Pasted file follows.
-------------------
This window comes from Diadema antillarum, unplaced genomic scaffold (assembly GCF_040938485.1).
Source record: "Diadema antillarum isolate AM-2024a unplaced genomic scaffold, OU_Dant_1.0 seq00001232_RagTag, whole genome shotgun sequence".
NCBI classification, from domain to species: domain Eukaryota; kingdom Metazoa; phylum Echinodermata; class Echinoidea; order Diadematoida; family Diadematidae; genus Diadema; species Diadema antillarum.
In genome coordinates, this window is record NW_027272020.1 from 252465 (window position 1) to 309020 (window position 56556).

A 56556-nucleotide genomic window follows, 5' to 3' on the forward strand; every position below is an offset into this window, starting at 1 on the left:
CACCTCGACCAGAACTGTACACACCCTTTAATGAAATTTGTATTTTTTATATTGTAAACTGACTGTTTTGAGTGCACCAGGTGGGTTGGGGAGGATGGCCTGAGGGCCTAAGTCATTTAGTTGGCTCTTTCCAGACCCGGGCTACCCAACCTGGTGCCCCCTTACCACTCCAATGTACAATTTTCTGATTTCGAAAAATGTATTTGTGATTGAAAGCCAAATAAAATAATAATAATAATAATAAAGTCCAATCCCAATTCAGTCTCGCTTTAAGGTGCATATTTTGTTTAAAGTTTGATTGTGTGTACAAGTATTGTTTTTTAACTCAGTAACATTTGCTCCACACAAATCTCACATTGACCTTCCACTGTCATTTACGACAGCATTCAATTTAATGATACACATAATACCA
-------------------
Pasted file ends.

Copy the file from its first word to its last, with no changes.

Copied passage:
This window comes from Diadema antillarum, unplaced genomic scaffold (assembly GCF_040938485.1).
Source record: "Diadema antillarum isolate AM-2024a unplaced genomic scaffold, OU_Dant_1.0 seq00001232_RagTag, whole genome shotgun sequence".
NCBI classification, from domain to species: domain Eukaryota; kingdom Metazoa; phylum Echinodermata; class Echinoidea; order Diadematoida; family Diadematidae; genus Diadema; species Diadema antillarum.
In genome coordinates, this window is record NW_027272020.1 from 252465 (window position 1) to 309020 (window position 56556).

A 56556-nucleotide genomic window follows, 5' to 3' on the forward strand; every position below is an offset into this window, starting at 1 on the left:
CACCTCGACCAGAACTGTACACACCCTTTAATGAAATTTGTATTTTTTATATTGTAAACTGACTGTTTTGAGTGCACCAGGTGGGTTGGGGAGGATGGCCTGAGGGCCTAAGTCATTTAGTTGGCTCTTTCCAGACCCGGGCTACCCAACCTGGTGCCCCCTTACCACTCCAATGTACAATTTTCTGATTTCGAAAAATGTATTTGTGATTGAAAGCCAAATAAAATAATAATAATAATAATAAAGTCCAATCCCAATTCAGTCTCGCTTTAAGGTGCATATTTTGTTTAAAGTTTGATTGTGTGTACAAGTATTGTTTTTTAACTCAGTAACATTTGCTCCACACAAATCTCACATTGACCTTCCACTGTCATTTACGACAGCATTCAATTTAATGATACACATAATACCA